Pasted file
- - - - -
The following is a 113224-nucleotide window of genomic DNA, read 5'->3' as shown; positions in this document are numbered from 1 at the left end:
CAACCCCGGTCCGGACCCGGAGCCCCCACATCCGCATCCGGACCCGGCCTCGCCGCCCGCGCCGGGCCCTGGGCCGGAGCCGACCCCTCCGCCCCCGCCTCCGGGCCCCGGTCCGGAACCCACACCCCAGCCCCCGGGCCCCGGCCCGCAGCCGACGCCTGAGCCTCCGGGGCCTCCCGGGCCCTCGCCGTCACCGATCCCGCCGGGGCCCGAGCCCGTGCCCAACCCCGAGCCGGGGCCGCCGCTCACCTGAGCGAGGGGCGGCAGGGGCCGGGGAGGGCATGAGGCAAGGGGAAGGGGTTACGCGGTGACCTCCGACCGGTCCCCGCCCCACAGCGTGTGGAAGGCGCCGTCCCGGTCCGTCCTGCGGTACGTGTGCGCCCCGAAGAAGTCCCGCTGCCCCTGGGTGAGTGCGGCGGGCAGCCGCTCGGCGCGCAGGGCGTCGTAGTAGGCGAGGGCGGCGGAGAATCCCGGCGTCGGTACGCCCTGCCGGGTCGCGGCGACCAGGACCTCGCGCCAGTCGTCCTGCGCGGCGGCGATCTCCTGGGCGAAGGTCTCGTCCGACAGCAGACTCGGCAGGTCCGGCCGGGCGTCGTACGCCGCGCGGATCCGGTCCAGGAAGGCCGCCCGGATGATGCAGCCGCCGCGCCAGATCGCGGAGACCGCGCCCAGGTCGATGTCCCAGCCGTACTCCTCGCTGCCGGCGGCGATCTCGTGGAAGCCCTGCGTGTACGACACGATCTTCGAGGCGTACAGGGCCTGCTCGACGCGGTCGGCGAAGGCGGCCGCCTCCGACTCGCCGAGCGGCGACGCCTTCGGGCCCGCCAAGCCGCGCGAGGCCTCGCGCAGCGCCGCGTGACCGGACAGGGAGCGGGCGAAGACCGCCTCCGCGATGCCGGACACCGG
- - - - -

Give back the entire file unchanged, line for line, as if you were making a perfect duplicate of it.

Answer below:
The following is a 113224-nucleotide window of genomic DNA, read 5'->3' as shown; positions in this document are numbered from 1 at the left end:
CAACCCCGGTCCGGACCCGGAGCCCCCACATCCGCATCCGGACCCGGCCTCGCCGCCCGCGCCGGGCCCTGGGCCGGAGCCGACCCCTCCGCCCCCGCCTCCGGGCCCCGGTCCGGAACCCACACCCCAGCCCCCGGGCCCCGGCCCGCAGCCGACGCCTGAGCCTCCGGGGCCTCCCGGGCCCTCGCCGTCACCGATCCCGCCGGGGCCCGAGCCCGTGCCCAACCCCGAGCCGGGGCCGCCGCTCACCTGAGCGAGGGGCGGCAGGGGCCGGGGAGGGCATGAGGCAAGGGGAAGGGGTTACGCGGTGACCTCCGACCGGTCCCCGCCCCACAGCGTGTGGAAGGCGCCGTCCCGGTCCGTCCTGCGGTACGTGTGCGCCCCGAAGAAGTCCCGCTGCCCCTGGGTGAGTGCGGCGGGCAGCCGCTCGGCGCGCAGGGCGTCGTAGTAGGCGAGGGCGGCGGAGAATCCCGGCGTCGGTACGCCCTGCCGGGTCGCGGCGACCAGGACCTCGCGCCAGTCGTCCTGCGCGGCGGCGATCTCCTGGGCGAAGGTCTCGTCCGACAGCAGACTCGGCAGGTCCGGCCGGGCGTCGTACGCCGCGCGGATCCGGTCCAGGAAGGCCGCCCGGATGATGCAGCCGCCGCGCCAGATCGCGGAGACCGCGCCCAGGTCGATGTCCCAGCCGTACTCCTCGCTGCCGGCGGCGATCTCGTGGAAGCCCTGCGTGTACGACACGATCTTCGAGGCGTACAGGGCCTGCTCGACGCGGTCGGCGAAGGCGGCCGCCTCCGACTCGCCGAGCGGCGACGCCTTCGGGCCCGCCAAGCCGCGCGAGGCCTCGCGCAGCGCCGCGTGACCGGACAGGGAGCGGGCGAAGACCGCCTCCGCGATGCCGGACACCGG